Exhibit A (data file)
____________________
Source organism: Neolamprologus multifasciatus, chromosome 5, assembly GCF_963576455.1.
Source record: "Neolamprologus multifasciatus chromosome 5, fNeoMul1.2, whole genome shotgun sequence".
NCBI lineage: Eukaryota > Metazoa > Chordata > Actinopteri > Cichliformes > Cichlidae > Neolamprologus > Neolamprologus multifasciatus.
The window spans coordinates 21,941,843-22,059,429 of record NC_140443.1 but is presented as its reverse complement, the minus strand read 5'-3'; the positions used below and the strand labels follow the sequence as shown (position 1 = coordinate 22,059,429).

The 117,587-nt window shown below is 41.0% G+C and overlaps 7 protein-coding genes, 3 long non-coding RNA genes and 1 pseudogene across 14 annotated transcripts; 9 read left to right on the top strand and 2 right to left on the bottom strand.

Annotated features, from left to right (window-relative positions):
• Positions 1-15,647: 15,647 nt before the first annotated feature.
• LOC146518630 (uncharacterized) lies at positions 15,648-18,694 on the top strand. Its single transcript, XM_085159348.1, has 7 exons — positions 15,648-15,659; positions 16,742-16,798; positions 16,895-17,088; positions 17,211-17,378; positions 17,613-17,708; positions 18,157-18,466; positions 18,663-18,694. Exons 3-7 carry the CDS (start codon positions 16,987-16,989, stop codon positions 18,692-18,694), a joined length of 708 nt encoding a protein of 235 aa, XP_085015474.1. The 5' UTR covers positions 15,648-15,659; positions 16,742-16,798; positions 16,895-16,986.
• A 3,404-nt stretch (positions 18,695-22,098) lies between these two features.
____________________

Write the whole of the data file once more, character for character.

Source organism: Neolamprologus multifasciatus, chromosome 5, assembly GCF_963576455.1.
Source record: "Neolamprologus multifasciatus chromosome 5, fNeoMul1.2, whole genome shotgun sequence".
NCBI lineage: Eukaryota > Metazoa > Chordata > Actinopteri > Cichliformes > Cichlidae > Neolamprologus > Neolamprologus multifasciatus.
The window spans coordinates 21,941,843-22,059,429 of record NC_140443.1 but is presented as its reverse complement, the minus strand read 5'-3'; the positions used below and the strand labels follow the sequence as shown (position 1 = coordinate 22,059,429).

The 117,587-nt window shown below is 41.0% G+C and overlaps 7 protein-coding genes, 3 long non-coding RNA genes and 1 pseudogene across 14 annotated transcripts; 9 read left to right on the top strand and 2 right to left on the bottom strand.

Annotated features, from left to right (window-relative positions):
• Positions 1-15,647: 15,647 nt before the first annotated feature.
• LOC146518630 (uncharacterized) lies at positions 15,648-18,694 on the top strand. Its single transcript, XM_085159348.1, has 7 exons — positions 15,648-15,659; positions 16,742-16,798; positions 16,895-17,088; positions 17,211-17,378; positions 17,613-17,708; positions 18,157-18,466; positions 18,663-18,694. Exons 3-7 carry the CDS (start codon positions 16,987-16,989, stop codon positions 18,692-18,694), a joined length of 708 nt encoding a protein of 235 aa, XP_085015474.1. The 5' UTR covers positions 15,648-15,659; positions 16,742-16,798; positions 16,895-16,986.
• A 3,404-nt stretch (positions 18,695-22,098) lies between these two features.